Take the 2-minute tour ×
Stack Overflow is a question and answer site for professional and enthusiast programmers. It's 100% free, no registration required.

The following snippet of Perl is supposed to print the first 5 items of an array referenced by a hash value, or fewer if the array is shorter.

while ( my ($key,$value) = each %groups ) {
   print "$key: \n";
   my @list = grep defined, @{$value};
   my @slice = grep defined, @list[0..4];
   foreach my $item ( @slice ) {
      print "   $item \n";
   print "   (", scalar @slice, " of ", scalar @list, ")\n";

I don't think the first grep defined is necessary, but it can't do any harm, and it should guarantee that there are no undefined array members before the slice. The second grep defined is to remove undefined array members in the result of slice when @list is shorter than 5.

%groups has been populated by repeated invocations of:

  $groups{$key} = () unless defined $groups{$key};
  push @{$groups{$key}}, $value;

Most of the time it works fine:

   (5 of 100)

But sometimes -- and I haven't worked out under what circumstances -- I see:

   (1 of 5)

   (2 of 5)

I expect the length of the printed list, and x from (x of y) to be min(5,y)

What could cause this behaviour?

share|improve this question

1 Answer 1

up vote 8 down vote accepted

Using grep with an array slice for @list autovivifies the elements and extends the array.

@foo = (1,2,3);
@bar = @foo[0..9999];
print scalar @foo;             # =>  3

@foo = (1,2,3);
@bar = grep 1, @foo[0..9999];
print scalar @foo;             # => 10000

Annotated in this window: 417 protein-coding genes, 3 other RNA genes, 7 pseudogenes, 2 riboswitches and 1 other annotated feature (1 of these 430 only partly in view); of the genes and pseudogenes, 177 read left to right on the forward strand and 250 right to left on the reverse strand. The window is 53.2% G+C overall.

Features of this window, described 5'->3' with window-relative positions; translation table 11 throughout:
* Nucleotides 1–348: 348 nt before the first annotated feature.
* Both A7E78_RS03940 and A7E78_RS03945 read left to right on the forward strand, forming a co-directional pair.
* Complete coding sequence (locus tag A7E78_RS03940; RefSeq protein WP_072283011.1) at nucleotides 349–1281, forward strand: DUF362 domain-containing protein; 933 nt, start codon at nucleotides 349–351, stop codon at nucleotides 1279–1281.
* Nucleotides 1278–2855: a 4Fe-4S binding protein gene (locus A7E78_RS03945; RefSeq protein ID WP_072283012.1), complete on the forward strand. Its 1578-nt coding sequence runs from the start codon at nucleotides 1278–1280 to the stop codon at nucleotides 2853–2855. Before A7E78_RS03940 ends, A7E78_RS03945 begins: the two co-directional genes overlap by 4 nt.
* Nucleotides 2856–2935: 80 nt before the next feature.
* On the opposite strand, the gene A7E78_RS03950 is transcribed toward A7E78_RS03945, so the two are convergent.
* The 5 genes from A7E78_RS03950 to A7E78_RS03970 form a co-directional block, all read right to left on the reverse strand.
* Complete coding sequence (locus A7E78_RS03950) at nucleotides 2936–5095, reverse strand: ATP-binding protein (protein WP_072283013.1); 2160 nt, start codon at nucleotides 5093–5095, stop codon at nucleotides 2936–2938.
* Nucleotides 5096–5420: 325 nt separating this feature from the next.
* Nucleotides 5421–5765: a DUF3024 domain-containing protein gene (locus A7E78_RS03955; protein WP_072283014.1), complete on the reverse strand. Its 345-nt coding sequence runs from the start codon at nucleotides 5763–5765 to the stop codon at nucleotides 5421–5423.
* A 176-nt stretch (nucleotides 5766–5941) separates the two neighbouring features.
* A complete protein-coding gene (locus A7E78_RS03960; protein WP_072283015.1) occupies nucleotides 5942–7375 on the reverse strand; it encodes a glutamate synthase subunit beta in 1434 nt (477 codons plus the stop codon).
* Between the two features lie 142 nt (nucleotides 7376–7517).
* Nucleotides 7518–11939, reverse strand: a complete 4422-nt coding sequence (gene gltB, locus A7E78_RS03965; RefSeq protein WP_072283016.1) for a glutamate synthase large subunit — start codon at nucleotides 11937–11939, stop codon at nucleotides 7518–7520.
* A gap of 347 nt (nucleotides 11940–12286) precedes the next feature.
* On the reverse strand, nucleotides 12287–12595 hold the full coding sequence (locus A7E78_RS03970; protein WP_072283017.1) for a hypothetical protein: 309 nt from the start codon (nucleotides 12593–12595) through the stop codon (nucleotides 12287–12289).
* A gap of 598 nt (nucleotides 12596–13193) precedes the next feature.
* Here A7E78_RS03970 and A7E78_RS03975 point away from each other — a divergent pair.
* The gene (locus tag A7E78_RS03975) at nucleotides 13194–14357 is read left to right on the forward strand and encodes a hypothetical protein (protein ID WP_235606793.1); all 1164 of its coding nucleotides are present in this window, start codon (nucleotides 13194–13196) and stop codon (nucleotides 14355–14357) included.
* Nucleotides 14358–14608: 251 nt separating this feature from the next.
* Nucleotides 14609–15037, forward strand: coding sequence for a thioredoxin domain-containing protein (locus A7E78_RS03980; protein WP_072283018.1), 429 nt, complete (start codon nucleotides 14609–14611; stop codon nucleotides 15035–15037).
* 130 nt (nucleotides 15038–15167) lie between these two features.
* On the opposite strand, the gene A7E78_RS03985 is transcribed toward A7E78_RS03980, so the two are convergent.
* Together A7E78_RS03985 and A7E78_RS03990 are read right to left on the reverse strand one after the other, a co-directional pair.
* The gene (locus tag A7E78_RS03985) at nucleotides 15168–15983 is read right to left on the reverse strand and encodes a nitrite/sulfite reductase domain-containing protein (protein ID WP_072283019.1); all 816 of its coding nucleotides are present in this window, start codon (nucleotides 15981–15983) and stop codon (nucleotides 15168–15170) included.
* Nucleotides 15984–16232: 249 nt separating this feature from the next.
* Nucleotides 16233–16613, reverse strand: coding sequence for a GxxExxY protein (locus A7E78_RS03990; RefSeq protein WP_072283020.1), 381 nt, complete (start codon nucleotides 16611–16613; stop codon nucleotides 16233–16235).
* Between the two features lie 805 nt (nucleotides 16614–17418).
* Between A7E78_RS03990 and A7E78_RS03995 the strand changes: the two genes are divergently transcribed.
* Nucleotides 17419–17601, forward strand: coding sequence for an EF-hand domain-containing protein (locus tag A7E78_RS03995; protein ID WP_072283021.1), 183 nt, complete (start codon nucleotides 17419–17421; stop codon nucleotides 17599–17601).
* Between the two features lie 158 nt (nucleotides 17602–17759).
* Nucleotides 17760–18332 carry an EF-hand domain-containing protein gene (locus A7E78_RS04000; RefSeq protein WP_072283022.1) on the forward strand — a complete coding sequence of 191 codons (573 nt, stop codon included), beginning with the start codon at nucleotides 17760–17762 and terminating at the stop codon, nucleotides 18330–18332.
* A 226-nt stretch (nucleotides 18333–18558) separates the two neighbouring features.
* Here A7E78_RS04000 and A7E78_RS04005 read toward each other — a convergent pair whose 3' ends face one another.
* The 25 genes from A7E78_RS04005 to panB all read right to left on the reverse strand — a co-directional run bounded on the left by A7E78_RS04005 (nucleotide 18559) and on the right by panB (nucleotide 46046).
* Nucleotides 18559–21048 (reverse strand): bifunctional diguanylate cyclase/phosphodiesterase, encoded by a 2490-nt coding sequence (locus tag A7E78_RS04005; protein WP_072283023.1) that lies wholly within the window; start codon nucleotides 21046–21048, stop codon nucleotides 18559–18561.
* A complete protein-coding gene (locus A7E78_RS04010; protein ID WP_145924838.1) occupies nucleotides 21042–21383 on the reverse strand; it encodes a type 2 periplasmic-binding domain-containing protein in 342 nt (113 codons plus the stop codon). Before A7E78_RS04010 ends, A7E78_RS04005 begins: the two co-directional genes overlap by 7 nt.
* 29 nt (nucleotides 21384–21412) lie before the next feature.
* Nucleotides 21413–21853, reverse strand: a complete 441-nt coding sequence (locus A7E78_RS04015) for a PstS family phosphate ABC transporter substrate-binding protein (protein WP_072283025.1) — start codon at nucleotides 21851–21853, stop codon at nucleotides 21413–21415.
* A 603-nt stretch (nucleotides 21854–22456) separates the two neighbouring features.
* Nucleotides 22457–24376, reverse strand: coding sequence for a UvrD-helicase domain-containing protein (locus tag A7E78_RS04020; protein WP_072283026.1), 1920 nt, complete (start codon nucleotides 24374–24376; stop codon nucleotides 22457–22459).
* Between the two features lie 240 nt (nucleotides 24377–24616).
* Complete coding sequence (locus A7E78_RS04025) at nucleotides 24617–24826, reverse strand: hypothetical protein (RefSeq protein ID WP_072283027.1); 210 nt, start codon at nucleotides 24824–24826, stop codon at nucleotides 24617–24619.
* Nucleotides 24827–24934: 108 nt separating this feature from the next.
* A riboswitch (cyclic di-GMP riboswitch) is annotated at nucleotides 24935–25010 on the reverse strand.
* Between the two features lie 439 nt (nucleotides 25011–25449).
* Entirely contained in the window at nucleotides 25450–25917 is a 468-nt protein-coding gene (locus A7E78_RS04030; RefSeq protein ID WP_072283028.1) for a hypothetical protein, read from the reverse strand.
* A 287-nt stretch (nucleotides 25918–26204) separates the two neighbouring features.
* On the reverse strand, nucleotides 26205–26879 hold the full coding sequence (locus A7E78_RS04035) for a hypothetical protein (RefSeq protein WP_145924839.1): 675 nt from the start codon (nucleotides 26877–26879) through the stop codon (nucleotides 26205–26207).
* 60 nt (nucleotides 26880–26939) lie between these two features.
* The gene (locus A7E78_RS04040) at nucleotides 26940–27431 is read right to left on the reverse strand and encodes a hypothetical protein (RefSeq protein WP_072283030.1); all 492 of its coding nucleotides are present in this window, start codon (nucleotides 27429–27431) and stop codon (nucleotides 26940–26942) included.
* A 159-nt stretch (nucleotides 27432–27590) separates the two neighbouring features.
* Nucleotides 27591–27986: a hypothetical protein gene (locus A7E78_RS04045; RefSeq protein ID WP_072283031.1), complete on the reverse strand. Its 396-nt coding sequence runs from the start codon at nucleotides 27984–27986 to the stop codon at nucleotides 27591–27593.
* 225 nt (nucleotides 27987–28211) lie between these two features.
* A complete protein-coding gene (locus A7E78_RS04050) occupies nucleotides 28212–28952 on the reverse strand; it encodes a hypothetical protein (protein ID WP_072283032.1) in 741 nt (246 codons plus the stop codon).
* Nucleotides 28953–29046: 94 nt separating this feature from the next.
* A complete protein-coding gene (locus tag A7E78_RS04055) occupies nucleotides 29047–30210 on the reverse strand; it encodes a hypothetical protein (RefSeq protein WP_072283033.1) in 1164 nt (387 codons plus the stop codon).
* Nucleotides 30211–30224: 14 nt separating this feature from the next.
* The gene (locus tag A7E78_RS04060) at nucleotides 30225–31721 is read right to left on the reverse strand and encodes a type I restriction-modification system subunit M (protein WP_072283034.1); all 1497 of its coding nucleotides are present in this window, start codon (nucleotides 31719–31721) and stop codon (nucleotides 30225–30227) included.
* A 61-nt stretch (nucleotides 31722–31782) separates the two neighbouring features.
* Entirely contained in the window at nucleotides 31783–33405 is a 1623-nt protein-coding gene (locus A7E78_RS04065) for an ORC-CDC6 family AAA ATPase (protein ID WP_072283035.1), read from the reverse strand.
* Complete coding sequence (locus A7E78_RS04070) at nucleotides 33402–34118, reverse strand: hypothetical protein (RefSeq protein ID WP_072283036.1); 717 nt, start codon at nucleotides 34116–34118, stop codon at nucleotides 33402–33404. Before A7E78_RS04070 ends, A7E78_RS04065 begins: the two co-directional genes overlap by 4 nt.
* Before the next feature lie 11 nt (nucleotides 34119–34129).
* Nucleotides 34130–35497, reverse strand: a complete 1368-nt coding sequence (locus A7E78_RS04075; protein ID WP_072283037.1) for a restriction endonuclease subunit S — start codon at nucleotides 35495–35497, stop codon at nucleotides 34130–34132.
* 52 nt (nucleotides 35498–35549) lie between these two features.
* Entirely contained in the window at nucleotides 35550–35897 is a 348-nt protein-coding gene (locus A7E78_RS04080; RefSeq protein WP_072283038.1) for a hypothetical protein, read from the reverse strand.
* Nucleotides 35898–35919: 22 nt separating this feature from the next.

This also happens in other contexts where Perl wants to loop over an array slice.

@foo = (1,2,3);
foreach (@foo[0..9999]) { }
print scalar @foo;             # => 10000

@foo = (1,2,3);
@bar = map { } @foo[0..9999];
print scalar @foo;             # => 10000

So what are the workarounds?

  1. Use a more complicated expression for the range or the grep operand

    @bar = grep 1, @foo[0..(@foo>=9999?9999:$#foo)];
    @bar = grep 1, @foo>=9999 ? @foo[0..9999] : @foo;
  2. Use a temporary array variable

    @bar = grep 1, @tmp=@foo[0..9999]
  3. (suggested by @FMc) use map to set up an intermediate array

    @bar = grep 1, map { $list[$_] } 0..9999;
  4. work with array indices rather than directly with the array

    @bar_indices = grep defined($foo[$_]), 0..9999;
    @bar = @foo[@bar_indices];
    @bar = @foo[  grep defined($foo[$_]), 0..9999 ];
share|improve this answer
Ouch! Is there an idiomatic (or at least neat) way around it? –  slim May 8 '13 at 15:13
I'm thinking about it. no autovivification doesn't help, unfortunately. –  mob May 8 '13 at 15:14
print " (", scalar @slice, " of ", scalar (grep defined, @list), ")\n"; achieves the right output. Might leave a gotcha for future maintainers though. –  slim May 8 '13 at 15:18
my @slice = grep defined, map $list[$_], 0..3; –  FMc May 8 '13 at 15:20
Not often I accept an answer within 11 minutes of posting, but well deserved in this case I think. Thanks. –  slim May 8 '13 at 15:21

Your Answer


By posting your answer, you agree to the privacy policy and terms of service.

Not the answer you're looking for? Browse other questions tagged or ask your own question.